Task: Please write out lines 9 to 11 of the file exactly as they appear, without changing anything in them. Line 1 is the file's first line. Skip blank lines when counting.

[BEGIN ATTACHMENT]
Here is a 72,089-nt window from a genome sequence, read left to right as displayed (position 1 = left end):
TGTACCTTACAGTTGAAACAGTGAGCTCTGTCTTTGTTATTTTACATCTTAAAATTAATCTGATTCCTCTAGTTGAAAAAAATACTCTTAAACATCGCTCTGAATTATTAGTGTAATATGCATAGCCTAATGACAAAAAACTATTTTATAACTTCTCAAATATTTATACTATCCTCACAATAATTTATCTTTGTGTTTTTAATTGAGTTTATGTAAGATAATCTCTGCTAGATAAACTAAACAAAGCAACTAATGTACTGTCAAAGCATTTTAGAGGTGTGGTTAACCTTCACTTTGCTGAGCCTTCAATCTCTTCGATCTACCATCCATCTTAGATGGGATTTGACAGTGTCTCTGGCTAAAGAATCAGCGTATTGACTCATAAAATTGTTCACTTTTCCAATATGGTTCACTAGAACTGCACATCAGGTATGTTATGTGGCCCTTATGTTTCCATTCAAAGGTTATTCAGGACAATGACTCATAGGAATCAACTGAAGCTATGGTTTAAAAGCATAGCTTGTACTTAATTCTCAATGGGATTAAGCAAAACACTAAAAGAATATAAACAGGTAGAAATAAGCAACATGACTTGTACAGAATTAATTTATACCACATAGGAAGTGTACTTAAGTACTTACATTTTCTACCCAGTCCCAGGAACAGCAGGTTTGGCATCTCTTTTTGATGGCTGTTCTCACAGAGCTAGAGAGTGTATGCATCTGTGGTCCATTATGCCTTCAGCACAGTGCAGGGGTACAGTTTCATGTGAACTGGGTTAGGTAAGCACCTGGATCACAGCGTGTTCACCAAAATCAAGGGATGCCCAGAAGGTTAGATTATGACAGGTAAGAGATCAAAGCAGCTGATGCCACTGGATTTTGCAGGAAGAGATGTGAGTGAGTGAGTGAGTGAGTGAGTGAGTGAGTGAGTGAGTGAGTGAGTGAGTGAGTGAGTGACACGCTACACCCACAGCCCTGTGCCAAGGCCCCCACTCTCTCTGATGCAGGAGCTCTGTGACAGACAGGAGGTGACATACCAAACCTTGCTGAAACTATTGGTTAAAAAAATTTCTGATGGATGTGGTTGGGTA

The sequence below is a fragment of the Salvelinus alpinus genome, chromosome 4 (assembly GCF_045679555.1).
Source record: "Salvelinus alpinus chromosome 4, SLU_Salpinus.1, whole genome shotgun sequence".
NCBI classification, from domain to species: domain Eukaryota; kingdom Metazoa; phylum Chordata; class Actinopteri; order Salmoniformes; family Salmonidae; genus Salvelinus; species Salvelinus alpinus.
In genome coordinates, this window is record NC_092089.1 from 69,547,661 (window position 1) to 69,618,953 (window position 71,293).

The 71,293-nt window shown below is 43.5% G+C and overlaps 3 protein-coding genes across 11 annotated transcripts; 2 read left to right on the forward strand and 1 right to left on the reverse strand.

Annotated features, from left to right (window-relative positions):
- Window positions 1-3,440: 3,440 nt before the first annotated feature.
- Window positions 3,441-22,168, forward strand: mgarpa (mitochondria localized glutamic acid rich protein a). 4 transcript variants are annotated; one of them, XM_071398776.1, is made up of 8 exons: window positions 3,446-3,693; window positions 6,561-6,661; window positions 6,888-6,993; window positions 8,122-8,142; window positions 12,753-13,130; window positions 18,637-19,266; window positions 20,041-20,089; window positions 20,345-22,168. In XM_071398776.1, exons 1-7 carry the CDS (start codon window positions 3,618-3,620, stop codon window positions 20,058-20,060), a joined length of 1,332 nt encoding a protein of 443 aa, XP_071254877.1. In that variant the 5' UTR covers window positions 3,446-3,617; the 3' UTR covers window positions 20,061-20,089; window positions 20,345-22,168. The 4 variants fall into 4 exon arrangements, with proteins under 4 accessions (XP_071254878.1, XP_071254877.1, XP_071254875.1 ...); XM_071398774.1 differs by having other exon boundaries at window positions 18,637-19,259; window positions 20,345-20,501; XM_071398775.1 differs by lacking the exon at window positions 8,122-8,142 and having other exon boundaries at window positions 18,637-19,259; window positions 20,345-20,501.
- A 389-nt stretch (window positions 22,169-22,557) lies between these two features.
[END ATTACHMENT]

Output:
- Window positions 1-3,440: 3,440 nt before the first annotated feature.
- Window positions 3,441-22,168, forward strand: mgarpa (mitochondria localized glutamic acid rich protein a). 4 transcript variants are annotated; one of them, XM_071398776.1, is made up of 8 exons: window positions 3,446-3,693; window positions 6,561-6,661; window positions 6,888-6,993; window positions 8,122-8,142; window positions 12,753-13,130; window positions 18,637-19,266; window positions 20,041-20,089; window positions 20,345-22,168. In XM_071398776.1, exons 1-7 carry the CDS (start codon window positions 3,618-3,620, stop codon window positions 20,058-20,060), a joined length of 1,332 nt encoding a protein of 443 aa, XP_071254877.1. In that variant the 5' UTR covers window positions 3,446-3,617; the 3' UTR covers window positions 20,061-20,089; window positions 20,345-22,168. The 4 variants fall into 4 exon arrangements, with proteins under 4 accessions (XP_071254878.1, XP_071254877.1, XP_071254875.1 ...); XM_071398774.1 differs by having other exon boundaries at window positions 18,637-19,259; window positions 20,345-20,501; XM_071398775.1 differs by lacking the exon at window positions 8,122-8,142 and having other exon boundaries at window positions 18,637-19,259; window positions 20,345-20,501.
- A 389-nt stretch (window positions 22,169-22,557) lies between these two features.